Both today and yesterday were spring like, making us long for the cold to be gone for good! But alas, rain moves in tomorrow and cool temps follow bringing another couple of mornings below freezing. But the weathermen have missed it before, so maybe it won’t get so cold. One can hope…
We certainly took advantage of the balmy days. Yesterday found us at the park feeding geese and walking in the sun around the park’s lake. It was so nice. Sierra still loves to swing and Jonathan loves the merry-go-round. He had a bit of a mishap on it and landed in the mud puddle. Then it was time to go home.
The last of the chickens for sale were picked up this morning. I sold about six more than I planned but that was Sierra’s fault. She heard me telling Tony that I had recieved another call from a buyer- but he wanted a dozen hens and I didn’t want to sell that many. Sierra then asked me how much hen’s are costing at First Monday (a huge flea market here in Canton) I replied, “$10.00” then she asked how much we were selling our for, “$12.00” I replied. I was feeling quite proud that I was getting such a good price for my very lovely birds. She then said, “So, sell him yours and go buy more and you will still make money on the ones you sell.” Shrewd little business woman she is, I took her advice and sold some chickens. Then I went and bought chicken feed. I love it when the animals pay their own way!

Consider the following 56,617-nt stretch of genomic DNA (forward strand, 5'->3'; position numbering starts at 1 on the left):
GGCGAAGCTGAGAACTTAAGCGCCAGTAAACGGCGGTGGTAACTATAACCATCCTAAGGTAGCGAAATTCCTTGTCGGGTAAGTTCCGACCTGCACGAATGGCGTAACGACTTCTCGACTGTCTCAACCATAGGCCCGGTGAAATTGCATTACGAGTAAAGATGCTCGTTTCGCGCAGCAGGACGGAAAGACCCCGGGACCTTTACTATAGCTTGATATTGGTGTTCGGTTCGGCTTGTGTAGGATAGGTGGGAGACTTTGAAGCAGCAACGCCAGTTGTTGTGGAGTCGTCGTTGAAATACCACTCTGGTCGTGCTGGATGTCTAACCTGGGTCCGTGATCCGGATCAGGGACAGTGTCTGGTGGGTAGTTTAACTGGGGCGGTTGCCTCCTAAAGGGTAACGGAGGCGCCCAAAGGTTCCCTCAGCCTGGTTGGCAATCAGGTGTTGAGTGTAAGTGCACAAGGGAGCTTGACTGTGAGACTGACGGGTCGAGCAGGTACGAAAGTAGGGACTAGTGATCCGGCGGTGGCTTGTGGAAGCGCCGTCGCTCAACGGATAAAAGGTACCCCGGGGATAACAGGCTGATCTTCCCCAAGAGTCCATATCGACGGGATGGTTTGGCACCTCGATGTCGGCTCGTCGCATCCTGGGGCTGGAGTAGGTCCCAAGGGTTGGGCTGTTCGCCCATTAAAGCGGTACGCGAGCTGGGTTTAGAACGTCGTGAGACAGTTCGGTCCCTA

While outside in the sunshine, I took time to tend the chicken house. It was time for some lime. I hate to use it in the chicken house because I am concerned that too much won’t be good for then hens when they scratch it up. So, I only apply it under the roosts where the poop really builds up and then I bury it under 6-8 inches of shavings. This seems to keep everything in balance. If you have chickens and the coop smells, it is not the chickens, but the management that is to blame. With adequate space for the chickens, deep litter, a thorough cleaning once or twice a year everyone will be healthy, happy, and odorless. The biggest challenge will be under the night-time roosts. Chickens poop A LOT when they sleep.
Once the coop was tended, we turned our attention to the herbs. We filled close to 100 gallon size pots that are now awaiting lemon grass starts and calendula seedlings. Eight trays are now filled and ready to receive the next batch of seedlings- which will probably be Tashkent Marigolds. I then got about 40 trays ready to be filled, each tray holds 20 cups. Those aren’t big numbers, but I was glad to get them done. Come Monday, all the trays will be filled with compost and all the other trays will be prepped for filling. What is hard to believe is that in just six weeks all these cups will be filled and home to plants and ready to be someone’s garden. It’s about to get CRAZY around here. Since the silly goats have not had babies yet, they are probably going to wait until I am smack in the busy season and then kid. Stinkers.
Saturday is an early day, I am going to a cheese making class! This class is a Christmas present from Tony. I have been wanting to make cheese from our goat milk for quite awhile. While in Winnsboro, I will stop by Jersey Girl Dairy and get some fresh, raw milk. The milk from this dairy is really good. Now, if the goats will only kid out I will be in business. So, off to bed for me.